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Configuring a Reverse Proxy


I’ve written about reverse proxies before. Here’s a good one for nginx proxy manager.

Before we go any further, let’s explain what a reverse proxy does. It is, quite simply, a web server that serves web servers. Most reverse proxies can also be a standalone web server in their own right.

Instead of serving files over HTTP, a reverse proxy instead redirects traffic based on the domain you come from (see why domains are important?). They also usually have some neat tricks like being able to redirect to different locations depending on path, encrypting the traffic to the browser, load balancing, etc.

Most of those we don’t need. The two critical capabilities we leverage are:

  • Being able to serve legitimate encryption certificates via let’s encrypt
  • Being able to serve traffic based on the domain

Let’s get going!


In this guide, we will:

  • Register a domain/subdomain and point it at our IP
  • Forward Ports to our reverse proxy
  • Set up a reverse proxy with Caddy
  • Serve Headscale over HTTPS

Getting Your Domain Sorted

Domains aren’t anything special. You can make your own domains, just by editing C:\windows\system32\drivers\etc\hosts and adding custom dns entries.

If you want your domain to get encrypted properly though, you need a publicly recognized domain.


You can also technically set up a Public Key Infrastructure (PKI), but let’s not go there.

So you have to go to a registrar and go buy something to slap your name onto. Yes you have to pay for this, though it’s maybe 10 dollars a year for most domains. I recommend cloudflare. Point your domain’s DNS at your server’s IP address.


If you are behind Carrier Grade NAT (CGNAT) you can’t directly host public services. Use a Virtual Private Server (VPS) like linode or look into reverse proxy services like cloudflared.

In this case, I have a lab domain (don’t use my domain thanks, it won’t work for you), pointed at my lab environment’s IP.

Forward Your Ports

Once you have your domain sorted, you need to forward ports to your docker host. Specifically, ports 443 and 80. I’m going to do this in OPNSense


Port Forwarding should only be done if you know what you’re doing with security. You can avoid this by using a reverse proxy service (mentioned above) or DNS let’s encrypt challenges (but then headscale will only work inside your network, defeating the purpose)

Set up your Reverse Proxy

Did I mention we’re going to use Caddy? We’re going to use caddy. Feel free to swap out your own reverse proxy if you have a favorite, but caddy is nice and simple. We will also leverage docker networks to let the reverse proxy magic happen inside the docker environment.

  • Create a new network for your reverse proxy to sit on on the docker host.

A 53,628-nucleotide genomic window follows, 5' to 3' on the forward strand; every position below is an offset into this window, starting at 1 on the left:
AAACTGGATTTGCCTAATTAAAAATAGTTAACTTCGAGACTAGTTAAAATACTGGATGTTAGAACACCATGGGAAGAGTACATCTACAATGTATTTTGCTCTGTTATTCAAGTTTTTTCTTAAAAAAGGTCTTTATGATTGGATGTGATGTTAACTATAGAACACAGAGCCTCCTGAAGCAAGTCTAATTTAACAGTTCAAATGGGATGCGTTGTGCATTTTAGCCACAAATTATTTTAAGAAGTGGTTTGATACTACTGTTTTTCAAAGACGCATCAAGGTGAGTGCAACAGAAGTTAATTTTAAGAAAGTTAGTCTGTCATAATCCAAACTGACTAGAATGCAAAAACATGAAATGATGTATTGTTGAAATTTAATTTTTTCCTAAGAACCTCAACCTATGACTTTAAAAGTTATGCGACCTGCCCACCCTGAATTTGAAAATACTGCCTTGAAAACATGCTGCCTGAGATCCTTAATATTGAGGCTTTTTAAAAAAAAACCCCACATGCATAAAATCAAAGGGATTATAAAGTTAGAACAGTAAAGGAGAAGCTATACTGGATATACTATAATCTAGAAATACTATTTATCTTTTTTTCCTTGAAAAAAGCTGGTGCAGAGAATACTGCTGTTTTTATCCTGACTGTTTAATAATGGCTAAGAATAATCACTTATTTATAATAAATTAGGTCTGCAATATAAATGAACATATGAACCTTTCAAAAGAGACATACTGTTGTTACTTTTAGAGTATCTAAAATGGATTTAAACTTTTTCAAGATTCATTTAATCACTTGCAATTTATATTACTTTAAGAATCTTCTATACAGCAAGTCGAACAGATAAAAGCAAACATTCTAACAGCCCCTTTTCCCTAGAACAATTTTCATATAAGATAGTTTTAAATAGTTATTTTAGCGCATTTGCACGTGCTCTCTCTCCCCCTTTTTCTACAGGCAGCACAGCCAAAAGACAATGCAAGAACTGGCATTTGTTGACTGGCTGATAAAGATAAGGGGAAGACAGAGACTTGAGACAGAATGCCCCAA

docker network create reverseproxy-nw

  • Create a new folder for caddy and create a subfolder called container-config. Create a Caddyfile inside container-config with the following (changeing yourdomain with your actual domain: {
    reverse_proxy * http://headscale:8080


If that looks like a bizarrely simple config file, that’s because it is! That’s what’s great about caddy

  • Create a new docker-compose.yaml file in the caddy directory with the following:
    image: caddy:latest
    container_name: caddy
    restart: always
    stdin_open: true
    tty: true
      - ./container-data:/data
      - ./container-config:/config
      - /etc/localtime:/etc/localtime:ro
      - 80:80
      - 443:443
    entrypoint: /usr/bin/caddy run --adapter caddyfile --config /config/Caddyfile

    external: true

  • Bring up caddy with:
cd /mnt/containers/caddy
docker compose up -d


By default, caddy will attempt a let’s encrypt challenge over HTTP and HTTPS. This will not work if you haven’t done the domain and port forwarding steps, and you won’t get a website.

  • Alright, let’s test! Go to https://<your-domain>/windows and see if you’re serving headscale properly.

Hmm… No joy. Oh right! That’s because we need to add headscale to that new docker network so caddy can find it by the container name.

  • Redo the headscale docker-compose.yaml to resemble the following:
    container_name: headscale
    image: headscale/headscale:latest-alpine
    restart: unless-stopped
    # ports:
      # - 8080:8080
      - ./container-config:/etc/headscale
      - ./container-data:/var/lib/headscale
    entrypoint: headscale serve

    external: true

  • Also, update the headscale config.yaml file with your new URL

  • Rebuild headscale with:
cd /mnt/containers/headscale
docker compose up -d

  • Take Two!

That’s better.

Moving On

Alright, we have a headscale instance now, and we’re serving it properly on a domain with correct certificates. Now, let’s actually try connecting a client to it! in 03-configuring-tailscale-clients.